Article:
Continuing recent efforts to improve its armed forces, Serbia took over four more MiG-29 aircraft from Belarus. The country wants to join the European Union but not NATO, and is seeking good ties with both Moscow and Washington. EURACTIV.rs reports.
The aircraft will be transferred to Serbia after the completion of the overhaul that began on 22 February, Serbia’s defence ministry said.
Defence Minister Aleksandar Vulin, who attended the handover of the aircraft in Baranavichy in western Belarus, said that this new batch of warplanes came as a result of “personal relations between Vucic and Belarus President Lukashenko”.
With the four Belorussian jets, Serbia will have 14 fourth-generation MiG-29s, which Vulin placed among ‘the most modern aircraft in the world’.
The Serbian air force has not been stronger in decades, its pilots can now count on flying hours like in the Yugoslav People’s Army, they can count on piloting the most up-to-date aircraft, and domestic skies and Serbia will be safe, free and independent, Vulin said during the handover.
Over the course of this year, the Serbian Armed Forces are also to receive seven new helicopters from Russia, specifically four Mi-35s and three new Mi-17 transport helicopters, along with nine Airbus H-145 helicopters for the army and police.
After the bloody break up the former Yugoslavia in the 1990s, Serbia’s military, especially the air force, was largely destroyed during a NATO air campaign in 1999, which stopped Belgrade’s crackdown against Kosovo Albanian separatists.
But over the last few years, Serbia has been strengthening its domestic military capacities, with the explanation that it did not wish to join any military alliances, and therefore needed an own strong army as a deterrent.
Support to Serbia’s accession to NATO is currently at just 7%, whereas in 2003, four years after the bombing campaign against then former Yugoslavia, it was at 30%. That same year, support for the country’s EU membership was at 70%, while now it is just over 50%.
Belgrade is persistent in its military neutrality and does not want to join NATO, but nonetheless has an Individual Partnership Action Plan (IPAP) signed with the Alliance and partakes in joint programmes and activities.
Vulin announced that the Serbian Army will have a considerable number of activities with NATO this year, the largest number of activities so far with the Collective Security Treaty Organization, but also a large number of bilateral activities with the US and Russia, the largest ever so far.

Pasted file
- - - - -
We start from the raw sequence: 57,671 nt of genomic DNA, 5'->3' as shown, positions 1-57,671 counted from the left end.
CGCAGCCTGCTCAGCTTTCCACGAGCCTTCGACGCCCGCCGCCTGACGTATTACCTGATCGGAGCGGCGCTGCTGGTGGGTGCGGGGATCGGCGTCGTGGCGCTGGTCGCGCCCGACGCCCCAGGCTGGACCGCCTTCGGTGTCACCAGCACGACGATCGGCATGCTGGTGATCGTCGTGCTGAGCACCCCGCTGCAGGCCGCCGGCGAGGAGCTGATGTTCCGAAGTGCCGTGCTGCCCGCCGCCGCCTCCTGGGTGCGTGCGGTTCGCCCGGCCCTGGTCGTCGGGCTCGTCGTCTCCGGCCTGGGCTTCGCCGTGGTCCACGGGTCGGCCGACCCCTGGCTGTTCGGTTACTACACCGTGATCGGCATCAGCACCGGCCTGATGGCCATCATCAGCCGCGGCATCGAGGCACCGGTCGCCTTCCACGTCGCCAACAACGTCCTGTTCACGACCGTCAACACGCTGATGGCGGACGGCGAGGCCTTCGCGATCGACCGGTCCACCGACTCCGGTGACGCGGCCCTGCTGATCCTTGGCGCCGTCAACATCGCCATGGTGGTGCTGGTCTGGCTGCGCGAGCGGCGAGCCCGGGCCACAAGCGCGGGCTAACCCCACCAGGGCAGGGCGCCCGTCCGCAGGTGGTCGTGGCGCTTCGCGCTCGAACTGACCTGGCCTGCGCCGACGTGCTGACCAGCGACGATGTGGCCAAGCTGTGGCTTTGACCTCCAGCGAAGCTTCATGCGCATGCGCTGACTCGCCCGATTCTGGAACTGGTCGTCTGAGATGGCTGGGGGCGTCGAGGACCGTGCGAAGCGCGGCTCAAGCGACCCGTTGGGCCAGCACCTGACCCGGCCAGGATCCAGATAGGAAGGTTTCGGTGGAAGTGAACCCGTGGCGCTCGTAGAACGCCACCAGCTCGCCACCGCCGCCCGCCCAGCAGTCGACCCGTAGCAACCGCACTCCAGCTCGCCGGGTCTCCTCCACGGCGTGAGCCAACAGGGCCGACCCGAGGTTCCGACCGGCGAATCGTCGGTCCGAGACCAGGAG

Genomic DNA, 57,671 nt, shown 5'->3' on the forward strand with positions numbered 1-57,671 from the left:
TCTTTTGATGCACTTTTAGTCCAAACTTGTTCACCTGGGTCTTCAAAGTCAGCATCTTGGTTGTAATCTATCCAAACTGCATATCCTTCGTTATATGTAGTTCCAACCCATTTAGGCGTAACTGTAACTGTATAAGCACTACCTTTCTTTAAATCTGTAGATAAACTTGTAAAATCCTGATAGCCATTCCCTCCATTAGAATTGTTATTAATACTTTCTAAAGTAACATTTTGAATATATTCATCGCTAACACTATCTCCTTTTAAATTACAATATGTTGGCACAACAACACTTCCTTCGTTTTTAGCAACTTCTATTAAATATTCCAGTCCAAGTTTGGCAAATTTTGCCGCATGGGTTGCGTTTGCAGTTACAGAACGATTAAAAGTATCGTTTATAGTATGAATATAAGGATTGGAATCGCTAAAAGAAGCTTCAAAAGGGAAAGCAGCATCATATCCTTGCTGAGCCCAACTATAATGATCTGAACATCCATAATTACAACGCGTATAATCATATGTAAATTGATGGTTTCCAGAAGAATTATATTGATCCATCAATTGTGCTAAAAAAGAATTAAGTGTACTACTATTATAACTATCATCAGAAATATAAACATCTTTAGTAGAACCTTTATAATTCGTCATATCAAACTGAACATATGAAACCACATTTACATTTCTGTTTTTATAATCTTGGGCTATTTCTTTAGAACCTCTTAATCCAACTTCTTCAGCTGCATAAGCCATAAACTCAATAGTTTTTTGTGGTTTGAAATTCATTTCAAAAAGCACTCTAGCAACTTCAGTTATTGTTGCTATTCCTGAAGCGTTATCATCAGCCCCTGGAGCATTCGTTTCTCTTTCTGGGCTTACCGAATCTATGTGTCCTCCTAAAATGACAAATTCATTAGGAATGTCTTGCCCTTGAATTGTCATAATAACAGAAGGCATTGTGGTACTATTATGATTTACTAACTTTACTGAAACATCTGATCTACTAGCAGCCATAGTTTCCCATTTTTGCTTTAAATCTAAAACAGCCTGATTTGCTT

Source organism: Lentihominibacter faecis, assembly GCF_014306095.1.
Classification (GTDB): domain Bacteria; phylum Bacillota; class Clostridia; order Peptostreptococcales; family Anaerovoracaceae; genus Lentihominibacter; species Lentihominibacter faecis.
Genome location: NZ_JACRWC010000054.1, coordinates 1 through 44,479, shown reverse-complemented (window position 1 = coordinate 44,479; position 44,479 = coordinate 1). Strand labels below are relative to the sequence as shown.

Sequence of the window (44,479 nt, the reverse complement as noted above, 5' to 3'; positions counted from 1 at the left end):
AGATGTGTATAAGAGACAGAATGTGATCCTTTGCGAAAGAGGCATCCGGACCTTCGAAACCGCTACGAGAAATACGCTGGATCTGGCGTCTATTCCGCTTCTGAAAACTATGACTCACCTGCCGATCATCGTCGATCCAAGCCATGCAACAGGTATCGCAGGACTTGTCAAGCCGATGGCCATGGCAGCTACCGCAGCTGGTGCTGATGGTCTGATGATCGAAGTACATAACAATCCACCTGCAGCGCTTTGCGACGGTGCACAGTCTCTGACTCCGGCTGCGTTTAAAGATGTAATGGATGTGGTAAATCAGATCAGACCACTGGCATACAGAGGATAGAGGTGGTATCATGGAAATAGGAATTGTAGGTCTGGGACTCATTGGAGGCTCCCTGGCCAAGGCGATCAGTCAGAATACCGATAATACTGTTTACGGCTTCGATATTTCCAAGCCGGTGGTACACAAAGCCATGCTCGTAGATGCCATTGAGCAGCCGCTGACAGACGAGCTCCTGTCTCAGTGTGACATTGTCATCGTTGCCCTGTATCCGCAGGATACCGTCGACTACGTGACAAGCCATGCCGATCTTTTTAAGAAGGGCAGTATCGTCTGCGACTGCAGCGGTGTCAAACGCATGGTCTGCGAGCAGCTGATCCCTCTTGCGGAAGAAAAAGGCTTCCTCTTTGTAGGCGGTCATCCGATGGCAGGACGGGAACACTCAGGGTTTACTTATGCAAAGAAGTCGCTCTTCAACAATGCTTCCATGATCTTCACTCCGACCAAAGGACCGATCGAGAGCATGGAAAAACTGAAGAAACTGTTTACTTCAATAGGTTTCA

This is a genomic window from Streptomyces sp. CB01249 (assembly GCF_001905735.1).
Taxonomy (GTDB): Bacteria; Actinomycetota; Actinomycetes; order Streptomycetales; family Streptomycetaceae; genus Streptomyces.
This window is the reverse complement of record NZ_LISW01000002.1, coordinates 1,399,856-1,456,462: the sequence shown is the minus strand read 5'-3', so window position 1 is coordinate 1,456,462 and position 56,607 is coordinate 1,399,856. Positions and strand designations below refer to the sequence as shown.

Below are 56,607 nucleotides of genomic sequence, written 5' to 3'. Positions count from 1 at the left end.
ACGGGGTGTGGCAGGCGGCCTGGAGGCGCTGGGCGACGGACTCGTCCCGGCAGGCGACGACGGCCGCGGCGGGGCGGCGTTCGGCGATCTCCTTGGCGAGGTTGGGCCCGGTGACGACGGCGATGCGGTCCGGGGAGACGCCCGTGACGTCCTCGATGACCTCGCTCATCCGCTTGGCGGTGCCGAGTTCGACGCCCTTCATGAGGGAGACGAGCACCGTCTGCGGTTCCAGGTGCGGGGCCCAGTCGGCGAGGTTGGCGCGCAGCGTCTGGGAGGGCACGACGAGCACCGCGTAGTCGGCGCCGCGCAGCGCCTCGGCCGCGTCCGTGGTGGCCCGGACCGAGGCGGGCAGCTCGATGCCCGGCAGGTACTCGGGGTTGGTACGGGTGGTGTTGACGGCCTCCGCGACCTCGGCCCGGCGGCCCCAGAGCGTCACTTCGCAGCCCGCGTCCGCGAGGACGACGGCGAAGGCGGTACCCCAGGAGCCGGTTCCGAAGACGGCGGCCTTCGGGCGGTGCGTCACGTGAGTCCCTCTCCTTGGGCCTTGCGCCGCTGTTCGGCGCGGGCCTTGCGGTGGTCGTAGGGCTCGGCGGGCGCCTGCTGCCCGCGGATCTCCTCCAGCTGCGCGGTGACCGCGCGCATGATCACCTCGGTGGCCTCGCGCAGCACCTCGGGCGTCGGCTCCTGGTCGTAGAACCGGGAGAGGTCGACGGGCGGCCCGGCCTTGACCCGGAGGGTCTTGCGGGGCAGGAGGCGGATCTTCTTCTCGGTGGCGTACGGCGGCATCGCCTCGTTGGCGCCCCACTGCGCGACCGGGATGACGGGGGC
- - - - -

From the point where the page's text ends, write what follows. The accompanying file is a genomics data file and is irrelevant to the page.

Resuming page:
Serbia is also involved in the military activities of the Collective Security Treaty Organisation, which gathers six post-Soviet states, led by Russia.
Last summer, the Russian-Belarussian-Serbian tactical drills, dubbed Slavic Brotherhood-2018, took place in Russia’s southern Krasnodar Region, which is one of the examples the three countries have established in defence cooperation in the region.
Compulsory military service in Serbia was abolished on 1 January, 2011, but Serbian officials are increasingly often mentioning the possibility of reintroducing the service. Defence and security classes are being reinstated in Serbian high schools after 27 years.
The first introductory lecture was hosted by Belgrade’s Fourth Gymnasium high school. The 90-minute lecture was given by representatives of the Regional Centre of the Defence Ministry for Belgrade, the Ministry reported.
The informational defence and security classes will take place in the second semester, first in Belgrade, and then across Serbia.
The head of the Regional Centre, Dragan Stojčić, said that the lectures would be covering a dozen themes, which “young people on the threshold of adulthood should know better than they do now”.
“They will discuss the national defence and security system, the army, how to become a commissioned or non-commissioned officer, or win an enlistment contract with the Serbian Armed Forces, civilian protection, chemical welfare, etc. All these themes have been neglected by the national education system for no good reason,” Stojčić explained.
[Edited by Zoran Radosavljevic and Alexandra Brzozowski]